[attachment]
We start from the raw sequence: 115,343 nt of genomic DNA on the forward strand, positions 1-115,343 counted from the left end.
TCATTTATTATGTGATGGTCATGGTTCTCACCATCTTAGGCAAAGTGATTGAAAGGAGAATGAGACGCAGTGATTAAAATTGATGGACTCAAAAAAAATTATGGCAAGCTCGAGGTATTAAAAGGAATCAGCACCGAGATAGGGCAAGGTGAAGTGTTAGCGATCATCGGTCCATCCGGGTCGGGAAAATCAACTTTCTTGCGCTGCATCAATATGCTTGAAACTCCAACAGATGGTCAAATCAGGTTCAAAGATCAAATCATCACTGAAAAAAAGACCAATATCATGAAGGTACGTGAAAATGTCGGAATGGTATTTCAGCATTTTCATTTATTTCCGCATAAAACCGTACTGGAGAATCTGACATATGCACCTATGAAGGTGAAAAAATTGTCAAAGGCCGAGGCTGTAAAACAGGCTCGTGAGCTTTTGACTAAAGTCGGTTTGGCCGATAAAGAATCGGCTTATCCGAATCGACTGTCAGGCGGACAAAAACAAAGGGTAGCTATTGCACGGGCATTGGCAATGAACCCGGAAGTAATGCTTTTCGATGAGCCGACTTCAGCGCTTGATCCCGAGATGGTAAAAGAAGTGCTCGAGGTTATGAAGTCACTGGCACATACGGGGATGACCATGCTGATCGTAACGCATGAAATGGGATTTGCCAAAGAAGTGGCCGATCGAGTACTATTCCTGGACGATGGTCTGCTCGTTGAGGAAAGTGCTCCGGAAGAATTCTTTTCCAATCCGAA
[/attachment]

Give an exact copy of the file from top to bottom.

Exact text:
We start from the raw sequence: 115,343 nt of genomic DNA on the forward strand, positions 1-115,343 counted from the left end.
TCATTTATTATGTGATGGTCATGGTTCTCACCATCTTAGGCAAAGTGATTGAAAGGAGAATGAGACGCAGTGATTAAAATTGATGGACTCAAAAAAAATTATGGCAAGCTCGAGGTATTAAAAGGAATCAGCACCGAGATAGGGCAAGGTGAAGTGTTAGCGATCATCGGTCCATCCGGGTCGGGAAAATCAACTTTCTTGCGCTGCATCAATATGCTTGAAACTCCAACAGATGGTCAAATCAGGTTCAAAGATCAAATCATCACTGAAAAAAAGACCAATATCATGAAGGTACGTGAAAATGTCGGAATGGTATTTCAGCATTTTCATTTATTTCCGCATAAAACCGTACTGGAGAATCTGACATATGCACCTATGAAGGTGAAAAAATTGTCAAAGGCCGAGGCTGTAAAACAGGCTCGTGAGCTTTTGACTAAAGTCGGTTTGGCCGATAAAGAATCGGCTTATCCGAATCGACTGTCAGGCGGACAAAAACAAAGGGTAGCTATTGCACGGGCATTGGCAATGAACCCGGAAGTAATGCTTTTCGATGAGCCGACTTCAGCGCTTGATCCCGAGATGGTAAAAGAAGTGCTCGAGGTTATGAAGTCACTGGCACATACGGGGATGACCATGCTGATCGTAACGCATGAAATGGGATTTGCCAAAGAAGTGGCCGATCGAGTACTATTCCTGGACGATGGTCTGCTCGTTGAGGAAAGTGCTCCGGAAGAATTCTTTTCCAATCCGAA